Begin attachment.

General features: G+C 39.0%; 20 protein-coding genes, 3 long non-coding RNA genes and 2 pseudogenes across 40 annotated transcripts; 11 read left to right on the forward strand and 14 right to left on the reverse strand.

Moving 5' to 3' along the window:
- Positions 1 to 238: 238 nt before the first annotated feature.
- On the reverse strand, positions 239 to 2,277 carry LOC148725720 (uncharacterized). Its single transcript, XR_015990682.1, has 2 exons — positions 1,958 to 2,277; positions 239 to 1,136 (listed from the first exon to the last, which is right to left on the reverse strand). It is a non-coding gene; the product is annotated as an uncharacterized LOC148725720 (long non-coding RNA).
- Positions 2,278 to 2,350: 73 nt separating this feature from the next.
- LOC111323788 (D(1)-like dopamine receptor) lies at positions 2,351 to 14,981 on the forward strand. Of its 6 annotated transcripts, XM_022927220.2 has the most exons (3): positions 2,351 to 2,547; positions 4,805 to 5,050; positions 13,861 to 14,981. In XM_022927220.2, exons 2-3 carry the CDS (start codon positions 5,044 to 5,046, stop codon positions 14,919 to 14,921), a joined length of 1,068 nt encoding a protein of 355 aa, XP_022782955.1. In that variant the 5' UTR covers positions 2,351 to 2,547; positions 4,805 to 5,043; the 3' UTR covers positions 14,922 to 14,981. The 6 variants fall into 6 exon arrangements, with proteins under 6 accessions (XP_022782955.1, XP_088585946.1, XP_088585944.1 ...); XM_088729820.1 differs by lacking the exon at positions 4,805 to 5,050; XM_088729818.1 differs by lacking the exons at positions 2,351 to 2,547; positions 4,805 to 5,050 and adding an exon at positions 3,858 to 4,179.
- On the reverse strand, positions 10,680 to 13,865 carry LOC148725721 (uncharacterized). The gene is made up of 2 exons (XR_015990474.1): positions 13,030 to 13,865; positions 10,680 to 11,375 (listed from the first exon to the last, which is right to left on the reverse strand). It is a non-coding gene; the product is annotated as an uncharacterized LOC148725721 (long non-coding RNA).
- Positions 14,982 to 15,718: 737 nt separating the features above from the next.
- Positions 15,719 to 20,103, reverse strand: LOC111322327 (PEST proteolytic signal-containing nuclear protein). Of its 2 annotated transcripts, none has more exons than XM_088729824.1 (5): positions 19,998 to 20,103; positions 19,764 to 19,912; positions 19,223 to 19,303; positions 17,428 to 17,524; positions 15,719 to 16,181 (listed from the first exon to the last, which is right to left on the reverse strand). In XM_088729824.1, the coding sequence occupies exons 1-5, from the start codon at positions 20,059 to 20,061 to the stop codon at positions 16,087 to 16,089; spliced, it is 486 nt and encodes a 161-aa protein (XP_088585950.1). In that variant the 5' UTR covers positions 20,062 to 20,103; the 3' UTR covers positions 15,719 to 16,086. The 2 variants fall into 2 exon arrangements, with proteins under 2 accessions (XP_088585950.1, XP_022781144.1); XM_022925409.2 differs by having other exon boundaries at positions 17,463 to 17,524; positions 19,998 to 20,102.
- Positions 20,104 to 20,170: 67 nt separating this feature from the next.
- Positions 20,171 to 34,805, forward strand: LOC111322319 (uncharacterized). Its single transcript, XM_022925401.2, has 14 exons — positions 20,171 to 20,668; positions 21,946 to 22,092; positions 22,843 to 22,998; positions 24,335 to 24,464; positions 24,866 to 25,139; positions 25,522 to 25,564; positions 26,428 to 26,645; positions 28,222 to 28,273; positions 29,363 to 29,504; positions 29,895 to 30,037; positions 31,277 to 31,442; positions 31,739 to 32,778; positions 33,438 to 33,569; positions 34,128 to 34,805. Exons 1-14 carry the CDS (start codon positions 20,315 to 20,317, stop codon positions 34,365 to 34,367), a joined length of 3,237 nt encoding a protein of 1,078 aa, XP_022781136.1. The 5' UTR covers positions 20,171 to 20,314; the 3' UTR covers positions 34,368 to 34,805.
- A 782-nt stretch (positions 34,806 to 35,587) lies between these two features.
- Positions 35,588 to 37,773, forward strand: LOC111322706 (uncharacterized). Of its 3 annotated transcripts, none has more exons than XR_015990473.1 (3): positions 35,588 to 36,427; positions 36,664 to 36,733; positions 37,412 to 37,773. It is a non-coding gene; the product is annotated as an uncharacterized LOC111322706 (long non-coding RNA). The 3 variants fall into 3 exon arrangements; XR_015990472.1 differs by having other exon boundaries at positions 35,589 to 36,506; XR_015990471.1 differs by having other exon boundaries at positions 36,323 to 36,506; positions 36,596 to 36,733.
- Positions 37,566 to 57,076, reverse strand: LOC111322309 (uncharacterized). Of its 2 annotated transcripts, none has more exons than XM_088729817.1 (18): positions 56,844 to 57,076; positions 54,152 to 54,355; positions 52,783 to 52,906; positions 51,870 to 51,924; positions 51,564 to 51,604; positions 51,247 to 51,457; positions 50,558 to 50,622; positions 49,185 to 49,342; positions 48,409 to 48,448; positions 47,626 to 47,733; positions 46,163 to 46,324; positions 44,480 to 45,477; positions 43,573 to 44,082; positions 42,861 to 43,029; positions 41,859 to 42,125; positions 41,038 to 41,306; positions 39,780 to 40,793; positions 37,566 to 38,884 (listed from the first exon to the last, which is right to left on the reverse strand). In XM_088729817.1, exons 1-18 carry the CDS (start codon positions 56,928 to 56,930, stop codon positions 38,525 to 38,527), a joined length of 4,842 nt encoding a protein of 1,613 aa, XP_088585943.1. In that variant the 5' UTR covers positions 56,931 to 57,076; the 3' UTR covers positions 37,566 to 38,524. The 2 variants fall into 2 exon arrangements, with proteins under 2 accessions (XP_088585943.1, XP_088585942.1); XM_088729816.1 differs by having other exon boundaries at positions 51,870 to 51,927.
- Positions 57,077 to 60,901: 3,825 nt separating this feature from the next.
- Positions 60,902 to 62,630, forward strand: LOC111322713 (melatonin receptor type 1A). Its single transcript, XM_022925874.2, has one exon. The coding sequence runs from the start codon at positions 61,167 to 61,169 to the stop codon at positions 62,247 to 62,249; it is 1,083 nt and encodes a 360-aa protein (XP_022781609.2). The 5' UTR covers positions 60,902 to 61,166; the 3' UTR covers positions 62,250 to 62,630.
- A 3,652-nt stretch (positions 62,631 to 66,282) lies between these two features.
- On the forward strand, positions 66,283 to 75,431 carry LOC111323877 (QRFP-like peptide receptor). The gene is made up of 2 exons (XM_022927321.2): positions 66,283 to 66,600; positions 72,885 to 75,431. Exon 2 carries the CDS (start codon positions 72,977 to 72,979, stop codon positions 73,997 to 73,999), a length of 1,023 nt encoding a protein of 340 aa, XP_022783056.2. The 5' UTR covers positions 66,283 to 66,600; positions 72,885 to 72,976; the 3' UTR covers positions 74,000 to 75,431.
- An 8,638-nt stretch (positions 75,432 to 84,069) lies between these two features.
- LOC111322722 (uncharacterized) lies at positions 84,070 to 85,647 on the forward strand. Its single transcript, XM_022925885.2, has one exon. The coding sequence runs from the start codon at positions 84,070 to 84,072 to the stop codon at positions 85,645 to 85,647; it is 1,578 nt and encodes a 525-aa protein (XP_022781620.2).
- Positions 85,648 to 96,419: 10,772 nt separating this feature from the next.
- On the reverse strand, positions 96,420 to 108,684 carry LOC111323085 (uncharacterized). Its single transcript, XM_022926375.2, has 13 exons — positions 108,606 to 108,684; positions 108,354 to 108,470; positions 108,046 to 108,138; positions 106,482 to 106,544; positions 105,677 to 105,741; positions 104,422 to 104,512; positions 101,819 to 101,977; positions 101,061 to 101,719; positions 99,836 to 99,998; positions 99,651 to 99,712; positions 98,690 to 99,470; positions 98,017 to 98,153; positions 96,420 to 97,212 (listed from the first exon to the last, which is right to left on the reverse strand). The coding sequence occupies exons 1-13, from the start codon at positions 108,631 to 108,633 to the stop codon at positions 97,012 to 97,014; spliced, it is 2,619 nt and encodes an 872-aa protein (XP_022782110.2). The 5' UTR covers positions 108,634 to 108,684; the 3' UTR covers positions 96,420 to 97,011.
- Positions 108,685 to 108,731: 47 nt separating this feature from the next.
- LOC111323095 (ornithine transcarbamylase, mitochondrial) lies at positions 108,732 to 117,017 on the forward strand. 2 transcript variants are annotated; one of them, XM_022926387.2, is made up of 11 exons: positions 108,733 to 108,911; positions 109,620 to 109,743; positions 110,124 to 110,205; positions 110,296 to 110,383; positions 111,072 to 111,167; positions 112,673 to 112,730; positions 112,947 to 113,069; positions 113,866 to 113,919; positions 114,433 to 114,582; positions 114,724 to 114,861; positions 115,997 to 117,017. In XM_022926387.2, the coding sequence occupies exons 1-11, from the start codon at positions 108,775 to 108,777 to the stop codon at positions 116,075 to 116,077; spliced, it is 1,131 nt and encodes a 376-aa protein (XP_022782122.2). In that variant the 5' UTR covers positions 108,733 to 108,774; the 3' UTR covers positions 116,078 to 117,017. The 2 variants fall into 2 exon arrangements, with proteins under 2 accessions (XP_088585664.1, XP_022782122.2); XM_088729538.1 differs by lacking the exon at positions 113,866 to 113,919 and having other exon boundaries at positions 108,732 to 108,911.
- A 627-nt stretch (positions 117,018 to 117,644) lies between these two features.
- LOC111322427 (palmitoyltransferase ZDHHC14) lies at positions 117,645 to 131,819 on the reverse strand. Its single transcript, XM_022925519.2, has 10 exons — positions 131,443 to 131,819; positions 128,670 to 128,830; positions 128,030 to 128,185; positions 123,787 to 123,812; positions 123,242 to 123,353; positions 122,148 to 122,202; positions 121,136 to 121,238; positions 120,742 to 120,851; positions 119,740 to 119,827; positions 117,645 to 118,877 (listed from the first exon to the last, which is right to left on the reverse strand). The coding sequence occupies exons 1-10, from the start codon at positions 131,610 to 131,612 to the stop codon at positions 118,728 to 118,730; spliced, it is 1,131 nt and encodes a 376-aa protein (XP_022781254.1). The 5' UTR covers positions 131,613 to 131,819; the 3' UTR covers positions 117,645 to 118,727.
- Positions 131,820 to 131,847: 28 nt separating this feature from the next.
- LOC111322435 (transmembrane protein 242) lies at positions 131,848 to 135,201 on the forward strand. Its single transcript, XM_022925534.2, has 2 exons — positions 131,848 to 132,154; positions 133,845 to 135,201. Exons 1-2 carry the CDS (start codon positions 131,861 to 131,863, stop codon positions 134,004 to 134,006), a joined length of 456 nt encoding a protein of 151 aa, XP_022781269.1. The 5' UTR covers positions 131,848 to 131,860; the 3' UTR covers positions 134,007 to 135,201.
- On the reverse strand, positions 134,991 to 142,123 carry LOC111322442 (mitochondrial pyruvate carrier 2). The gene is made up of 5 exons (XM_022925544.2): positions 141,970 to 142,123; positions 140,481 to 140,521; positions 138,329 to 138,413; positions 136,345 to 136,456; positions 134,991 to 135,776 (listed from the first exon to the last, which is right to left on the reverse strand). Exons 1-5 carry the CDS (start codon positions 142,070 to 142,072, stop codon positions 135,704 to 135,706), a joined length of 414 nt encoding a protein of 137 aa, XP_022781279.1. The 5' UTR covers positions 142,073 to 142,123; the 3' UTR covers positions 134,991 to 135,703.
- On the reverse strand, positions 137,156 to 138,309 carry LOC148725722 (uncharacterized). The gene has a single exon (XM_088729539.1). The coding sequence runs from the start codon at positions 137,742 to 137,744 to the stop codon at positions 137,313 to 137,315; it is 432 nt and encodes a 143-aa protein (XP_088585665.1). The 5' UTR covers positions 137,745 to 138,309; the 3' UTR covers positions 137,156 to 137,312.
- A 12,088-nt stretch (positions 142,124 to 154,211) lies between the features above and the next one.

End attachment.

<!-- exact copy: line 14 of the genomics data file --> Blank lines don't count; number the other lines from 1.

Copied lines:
- Positions 37,566 to 57,076, reverse strand: LOC111322309 (uncharacterized). Of its 2 annotated transcripts, none has more exons than XM_088729817.1 (18): positions 56,844 to 57,076; positions 54,152 to 54,355; positions 52,783 to 52,906; positions 51,870 to 51,924; positions 51,564 to 51,604; positions 51,247 to 51,457; positions 50,558 to 50,622; positions 49,185 to 49,342; positions 48,409 to 48,448; positions 47,626 to 47,733; positions 46,163 to 46,324; positions 44,480 to 45,477; positions 43,573 to 44,082; positions 42,861 to 43,029; positions 41,859 to 42,125; positions 41,038 to 41,306; positions 39,780 to 40,793; positions 37,566 to 38,884 (listed from the first exon to the last, which is right to left on the reverse strand). In XM_088729817.1, exons 1-18 carry the CDS (start codon positions 56,928 to 56,930, stop codon positions 38,525 to 38,527), a joined length of 4,842 nt encoding a protein of 1,613 aa, XP_088585943.1. In that variant the 5' UTR covers positions 56,931 to 57,076; the 3' UTR covers positions 37,566 to 38,524. The 2 variants fall into 2 exon arrangements, with proteins under 2 accessions (XP_088585943.1, XP_088585942.1); XM_088729816.1 differs by having other exon boundaries at positions 51,870 to 51,927.